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Professional Boundaries. Do we need them?

Category: Blog, Counseling

Over the past year I have worked with a number of individuals who have been wounded by counselors who have not maintained good or clear boundaries in the counseling relationships.  Licensed counselors have more professional guidelines that they are required to adhere to but many church based counselors as well lay counselor need more help to understand why boundaries are not only important, but act as a safety net for them and their counselee.

The following three areas are where counselors get into the most trouble.

  1. Informed Consent and Confidentiality: A licensed counselor is required to inform her client (before she opens her mouth) the rules of confidentiality and what would constitute a breach of confidentiality. This is important because most clients assume that everything that is said is confidential.  That is not true.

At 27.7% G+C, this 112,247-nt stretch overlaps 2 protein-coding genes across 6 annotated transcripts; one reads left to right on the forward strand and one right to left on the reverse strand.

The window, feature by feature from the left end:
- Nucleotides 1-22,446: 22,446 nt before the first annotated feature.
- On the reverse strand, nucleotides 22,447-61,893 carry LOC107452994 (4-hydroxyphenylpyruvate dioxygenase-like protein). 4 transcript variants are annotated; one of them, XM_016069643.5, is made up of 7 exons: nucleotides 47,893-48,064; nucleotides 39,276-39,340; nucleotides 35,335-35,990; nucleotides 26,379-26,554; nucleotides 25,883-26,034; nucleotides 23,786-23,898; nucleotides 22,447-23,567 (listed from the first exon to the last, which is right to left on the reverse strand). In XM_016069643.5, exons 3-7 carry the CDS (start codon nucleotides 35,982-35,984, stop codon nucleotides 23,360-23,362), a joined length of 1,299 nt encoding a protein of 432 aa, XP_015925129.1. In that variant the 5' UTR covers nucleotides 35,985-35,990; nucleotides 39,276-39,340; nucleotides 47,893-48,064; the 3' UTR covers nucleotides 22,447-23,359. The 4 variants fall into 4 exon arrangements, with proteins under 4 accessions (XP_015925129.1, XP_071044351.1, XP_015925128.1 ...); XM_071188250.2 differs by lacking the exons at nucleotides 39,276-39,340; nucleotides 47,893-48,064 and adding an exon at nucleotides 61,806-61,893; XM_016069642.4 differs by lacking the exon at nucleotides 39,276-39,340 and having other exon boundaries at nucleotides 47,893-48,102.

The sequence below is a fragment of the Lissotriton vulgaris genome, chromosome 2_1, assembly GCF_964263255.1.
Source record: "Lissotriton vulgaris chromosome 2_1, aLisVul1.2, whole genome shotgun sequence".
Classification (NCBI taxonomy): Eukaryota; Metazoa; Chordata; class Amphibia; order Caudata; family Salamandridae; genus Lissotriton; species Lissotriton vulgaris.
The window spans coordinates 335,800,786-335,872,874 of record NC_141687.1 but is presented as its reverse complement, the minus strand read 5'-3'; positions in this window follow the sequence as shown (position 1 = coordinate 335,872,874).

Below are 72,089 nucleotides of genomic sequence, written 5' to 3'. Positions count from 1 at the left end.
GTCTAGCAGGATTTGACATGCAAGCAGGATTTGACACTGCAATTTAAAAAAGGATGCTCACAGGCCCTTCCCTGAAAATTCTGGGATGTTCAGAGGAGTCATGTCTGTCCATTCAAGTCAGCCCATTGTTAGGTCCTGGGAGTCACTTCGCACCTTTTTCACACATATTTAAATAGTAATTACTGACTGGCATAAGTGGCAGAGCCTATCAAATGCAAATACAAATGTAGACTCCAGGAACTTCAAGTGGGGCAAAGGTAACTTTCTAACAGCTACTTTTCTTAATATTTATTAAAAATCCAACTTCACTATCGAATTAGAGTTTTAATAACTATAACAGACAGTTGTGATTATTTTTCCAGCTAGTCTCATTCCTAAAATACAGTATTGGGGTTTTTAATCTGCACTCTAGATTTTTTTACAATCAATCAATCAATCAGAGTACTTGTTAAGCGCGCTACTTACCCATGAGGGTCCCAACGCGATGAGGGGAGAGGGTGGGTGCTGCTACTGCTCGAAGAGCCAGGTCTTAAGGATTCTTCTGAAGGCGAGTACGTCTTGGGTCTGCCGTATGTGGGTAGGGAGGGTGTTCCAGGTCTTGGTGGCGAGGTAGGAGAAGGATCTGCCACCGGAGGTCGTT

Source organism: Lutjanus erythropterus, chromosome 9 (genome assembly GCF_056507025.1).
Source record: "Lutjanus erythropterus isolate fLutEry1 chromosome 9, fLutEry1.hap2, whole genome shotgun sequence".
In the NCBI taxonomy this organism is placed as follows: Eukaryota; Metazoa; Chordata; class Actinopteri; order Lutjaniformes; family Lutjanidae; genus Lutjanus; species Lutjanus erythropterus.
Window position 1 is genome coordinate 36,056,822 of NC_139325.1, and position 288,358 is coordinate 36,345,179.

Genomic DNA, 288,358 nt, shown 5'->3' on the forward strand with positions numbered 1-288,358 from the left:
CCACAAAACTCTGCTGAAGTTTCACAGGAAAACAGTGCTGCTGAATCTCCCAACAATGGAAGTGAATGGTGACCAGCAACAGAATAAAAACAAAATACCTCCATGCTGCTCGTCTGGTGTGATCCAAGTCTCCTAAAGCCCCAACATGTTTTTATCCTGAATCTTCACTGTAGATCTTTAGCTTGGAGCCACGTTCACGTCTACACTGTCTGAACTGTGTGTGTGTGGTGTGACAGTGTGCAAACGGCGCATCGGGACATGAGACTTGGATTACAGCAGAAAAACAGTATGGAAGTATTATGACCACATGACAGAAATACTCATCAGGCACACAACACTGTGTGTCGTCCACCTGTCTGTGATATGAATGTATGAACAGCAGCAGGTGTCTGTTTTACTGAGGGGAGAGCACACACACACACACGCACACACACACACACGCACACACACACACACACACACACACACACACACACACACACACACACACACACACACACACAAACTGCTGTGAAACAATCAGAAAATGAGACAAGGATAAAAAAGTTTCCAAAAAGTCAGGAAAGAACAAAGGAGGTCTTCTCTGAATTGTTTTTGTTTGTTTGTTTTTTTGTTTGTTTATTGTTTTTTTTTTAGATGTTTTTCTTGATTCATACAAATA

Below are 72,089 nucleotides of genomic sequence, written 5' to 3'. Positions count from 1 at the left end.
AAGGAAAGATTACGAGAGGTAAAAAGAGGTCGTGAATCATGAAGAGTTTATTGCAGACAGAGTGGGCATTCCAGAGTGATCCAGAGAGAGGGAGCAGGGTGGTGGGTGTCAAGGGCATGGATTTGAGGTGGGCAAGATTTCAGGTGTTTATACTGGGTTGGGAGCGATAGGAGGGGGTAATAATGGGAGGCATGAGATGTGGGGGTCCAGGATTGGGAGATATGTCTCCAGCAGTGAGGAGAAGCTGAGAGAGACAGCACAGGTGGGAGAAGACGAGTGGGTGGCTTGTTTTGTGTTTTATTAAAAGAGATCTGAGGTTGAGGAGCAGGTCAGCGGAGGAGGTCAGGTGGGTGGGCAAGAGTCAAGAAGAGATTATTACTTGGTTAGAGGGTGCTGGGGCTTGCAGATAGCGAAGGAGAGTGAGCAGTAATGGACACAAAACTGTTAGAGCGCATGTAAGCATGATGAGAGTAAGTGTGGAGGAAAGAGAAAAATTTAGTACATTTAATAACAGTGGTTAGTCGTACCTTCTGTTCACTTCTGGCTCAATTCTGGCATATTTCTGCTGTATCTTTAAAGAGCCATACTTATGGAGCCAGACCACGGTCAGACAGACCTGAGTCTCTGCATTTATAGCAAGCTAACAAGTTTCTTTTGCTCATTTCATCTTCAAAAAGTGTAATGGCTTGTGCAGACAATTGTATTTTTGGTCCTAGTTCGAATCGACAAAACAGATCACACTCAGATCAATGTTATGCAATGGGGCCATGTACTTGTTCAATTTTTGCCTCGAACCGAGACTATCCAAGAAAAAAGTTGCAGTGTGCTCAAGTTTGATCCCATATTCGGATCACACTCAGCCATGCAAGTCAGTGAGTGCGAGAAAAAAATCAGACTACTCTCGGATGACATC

For example, if a counselee came for help with parenting problems and disclosed that in moments of extreme anger, she became abusive, as a licensed professional, you would be required to report her to the Child Protective Services.

If your client didn’t know that ahead of time, things in the counseling relationship could get very messy. Before you ever have a “counseling” conversation with a potential client, usually in the paperwork he or she fills out, you must disclose the limitations of confidentiality which your client reads, agrees, to, and signs.

In addition if you are a licensed counselor you are not allowed to discuss a situation with anyone without the client’s written consent. That means if his or her spouse or pastor or concerned relative calls you, you as his or her counselor are not allowed to disclose any information about your client, not even whether or not they are your client or attending counseling sessions.